For a map of existing coal plants in the state, see the bottom of this page.

Coal waste

Higher cancer rates near Indian River plant

In January 2011, it was reported that the Delaware Division of Public Health did a study examining the number of cancer cases in a six ZIP code area around the plant. The areas examined were Dagsboro, Frankford, Georgetown, Millsboro, Ocean View and Selbyville. The Division study showed an incidence of 553.9 cancer cases per 100,000 residents of the area between 2000 and 2004, compared with the Delaware state rate of 501.3, and the U.S. rate of 473.6 cancer cases per 100,000 residents, making the rate of cancer cases in the area 17 percent higher than the national average, and suggesting a possible correlation to the plant.[11]

Drinking water contaminated with toxic hexavalent chromium found at Indian River site

A report released by EarthJustice and the Sierra Club in early February 2011 stated that there are many health threats associated with a toxic cancer-causing chemical found in coal ash waste called hexavalent chromium. The report specifically cited 29 sites in 17 states where the contamination was found. The information was gathered from existing EPA data on coal ash and included locations in Alabama, Arkansas, Delaware, Florida, Illinois, Indiana, Minnesota, Massachusetts, North Carolina, North Dakota, Nevada, Ohio, Oklahoma, Pennsylvania, Tennessee, Virgina and Wisconsin. In Delaware, the Indian River Power Station in Millsboro was reported to be leaking chromium from an unlined landfill.[12]

According to EPA data, the Indian River coal ash site is an unlined landfill that is closed. Hexavalent chromium (Cr(VI)) was reported at the site above 211 ppb (parts per billion) - 10,500 times the proposed California drinking water goals and 2.11 times above the federal drinking water standard.[12]

As a press release about the report read:

Hexavalent chromium first made headlines after Erin Brockovich sued Pacific Gas & Electric because of poisoned drinking water from hexavalent chromium. Now new information indicates that the chemical has readily leaked from coal ash sites across the U.S. This is likely the tip of the iceberg because most coal ash dump sites are not adequately monitored.[13]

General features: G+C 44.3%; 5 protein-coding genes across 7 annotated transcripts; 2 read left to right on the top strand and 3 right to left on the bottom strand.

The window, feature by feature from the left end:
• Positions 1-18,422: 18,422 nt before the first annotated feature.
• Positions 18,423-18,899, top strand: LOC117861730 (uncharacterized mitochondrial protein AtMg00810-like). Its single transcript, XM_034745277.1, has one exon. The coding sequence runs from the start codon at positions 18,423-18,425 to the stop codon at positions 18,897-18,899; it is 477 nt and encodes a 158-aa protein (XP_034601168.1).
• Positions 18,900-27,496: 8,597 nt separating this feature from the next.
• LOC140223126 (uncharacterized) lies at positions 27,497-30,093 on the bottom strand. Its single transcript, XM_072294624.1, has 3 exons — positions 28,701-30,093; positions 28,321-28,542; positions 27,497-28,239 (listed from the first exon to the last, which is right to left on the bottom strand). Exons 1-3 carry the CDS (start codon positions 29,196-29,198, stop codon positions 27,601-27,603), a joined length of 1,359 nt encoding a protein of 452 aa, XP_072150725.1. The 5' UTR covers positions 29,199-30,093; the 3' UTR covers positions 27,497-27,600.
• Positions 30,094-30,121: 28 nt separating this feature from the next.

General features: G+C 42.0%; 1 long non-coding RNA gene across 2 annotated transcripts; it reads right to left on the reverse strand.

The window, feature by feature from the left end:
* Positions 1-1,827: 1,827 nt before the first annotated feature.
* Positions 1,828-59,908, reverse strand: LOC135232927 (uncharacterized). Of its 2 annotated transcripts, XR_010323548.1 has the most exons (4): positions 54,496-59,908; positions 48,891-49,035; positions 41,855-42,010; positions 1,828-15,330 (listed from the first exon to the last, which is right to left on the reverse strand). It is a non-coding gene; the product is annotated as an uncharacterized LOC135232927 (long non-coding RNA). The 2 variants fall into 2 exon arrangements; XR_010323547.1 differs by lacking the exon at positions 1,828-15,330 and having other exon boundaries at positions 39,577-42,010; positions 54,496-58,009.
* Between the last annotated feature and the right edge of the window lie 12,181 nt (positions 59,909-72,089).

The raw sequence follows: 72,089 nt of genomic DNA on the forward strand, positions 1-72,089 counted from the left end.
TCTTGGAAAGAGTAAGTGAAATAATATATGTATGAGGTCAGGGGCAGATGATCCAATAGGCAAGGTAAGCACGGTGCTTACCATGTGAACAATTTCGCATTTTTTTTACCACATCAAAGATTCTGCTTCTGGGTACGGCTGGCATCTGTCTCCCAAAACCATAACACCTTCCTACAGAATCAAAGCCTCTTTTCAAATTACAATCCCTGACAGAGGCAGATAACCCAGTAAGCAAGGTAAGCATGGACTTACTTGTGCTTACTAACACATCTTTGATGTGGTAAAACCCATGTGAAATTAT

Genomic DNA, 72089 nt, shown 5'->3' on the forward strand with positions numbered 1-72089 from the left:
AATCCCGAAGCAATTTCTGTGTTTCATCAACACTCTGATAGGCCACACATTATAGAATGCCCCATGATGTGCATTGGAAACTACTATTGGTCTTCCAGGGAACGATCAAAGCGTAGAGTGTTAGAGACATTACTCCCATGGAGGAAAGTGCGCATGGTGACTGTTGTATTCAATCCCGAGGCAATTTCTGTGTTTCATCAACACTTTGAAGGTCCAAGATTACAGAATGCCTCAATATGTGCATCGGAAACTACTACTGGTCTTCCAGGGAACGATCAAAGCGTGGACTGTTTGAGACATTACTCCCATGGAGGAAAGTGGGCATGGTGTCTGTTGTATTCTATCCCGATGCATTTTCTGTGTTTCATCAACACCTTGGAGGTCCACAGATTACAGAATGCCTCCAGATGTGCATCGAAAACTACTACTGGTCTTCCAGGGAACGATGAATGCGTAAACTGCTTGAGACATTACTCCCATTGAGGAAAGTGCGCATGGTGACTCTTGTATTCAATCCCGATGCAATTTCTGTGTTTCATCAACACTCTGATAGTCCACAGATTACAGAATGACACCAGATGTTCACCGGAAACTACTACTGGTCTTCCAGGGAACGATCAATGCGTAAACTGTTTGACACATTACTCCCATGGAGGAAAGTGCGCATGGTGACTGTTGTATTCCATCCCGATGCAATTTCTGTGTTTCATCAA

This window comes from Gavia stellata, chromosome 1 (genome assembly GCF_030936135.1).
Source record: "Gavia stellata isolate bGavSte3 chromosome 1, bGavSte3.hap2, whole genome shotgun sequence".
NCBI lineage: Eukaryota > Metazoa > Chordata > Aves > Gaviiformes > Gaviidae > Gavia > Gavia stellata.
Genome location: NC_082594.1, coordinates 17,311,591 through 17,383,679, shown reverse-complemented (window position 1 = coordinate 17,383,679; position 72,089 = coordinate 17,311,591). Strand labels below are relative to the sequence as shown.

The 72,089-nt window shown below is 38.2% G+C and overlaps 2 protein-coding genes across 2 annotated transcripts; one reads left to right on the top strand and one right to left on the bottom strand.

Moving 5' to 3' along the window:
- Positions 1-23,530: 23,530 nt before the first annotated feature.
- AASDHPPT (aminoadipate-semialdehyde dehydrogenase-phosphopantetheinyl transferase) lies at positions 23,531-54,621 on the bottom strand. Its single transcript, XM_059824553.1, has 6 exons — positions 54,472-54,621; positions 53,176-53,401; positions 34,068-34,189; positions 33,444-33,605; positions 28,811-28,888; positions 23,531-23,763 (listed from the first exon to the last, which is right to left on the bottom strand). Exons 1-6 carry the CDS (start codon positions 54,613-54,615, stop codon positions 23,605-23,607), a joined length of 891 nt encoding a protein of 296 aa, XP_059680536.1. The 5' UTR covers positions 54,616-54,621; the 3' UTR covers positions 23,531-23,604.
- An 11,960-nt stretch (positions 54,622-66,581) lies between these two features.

Major coal mines

There are no coal mines in Delaware.[14]

Citizen groups

Resources

References

  1. 1.0 1.1 1.2 Existing Electric Generating Units in the United States, 2005, Energy Information Administration, accessed April 2008. Cite error: Invalid <ref> tag; name "EIA" defined multiple times with different content
  2. Estimated Emissions for U.S. Electric Power Industry by State, 1990-2006, Energy Information Administration, 2007.
  3. 3.0 3.1 Delaware Energy Consumption Information, eRedux website, accessed June 2008.
  4. Coal Production and Number of Mines by State and Mine Type, Energy Information Administration, accessed June 2008.
  5. State Coal Profiles, Energy Information Administration, 1994. - cached copy at CoalDiver.org
  6. "Markell signs bills updating state building code, targeting energy reduction by 2015," Office of the Governor, July 30, 2009.
  7. Environmental Integrity Project
  8. "Dirty Kilowatts: America’s Most Polluting Power Plants", July 2007.
  9. Dig Deeper, Carbon Monitoring for Action database, accessed June 2008.
  10. Dig Deeper, Carbon Monitoring for Action database, accessed June 2008.
  11. Victor Furman, "Cancer Cluster Linked to Coal?" Press Connects, January 2, 2011.
  12. 12.0 12.1 "EPA’s Blind Spot: Hexavalent Chromium in Coal Ash" Earthjustice & Sierra Club, February 1, 2011.
  13. "Coal ash waste tied to cancer-causing chemicals in water supplies" Alicia Bayer, Examiner.com, February 1, 2011.
  14. Major U.S. Coal Mines, Energy Information Administration, accessed June 2008.

Maps

Existing coal plants in Delaware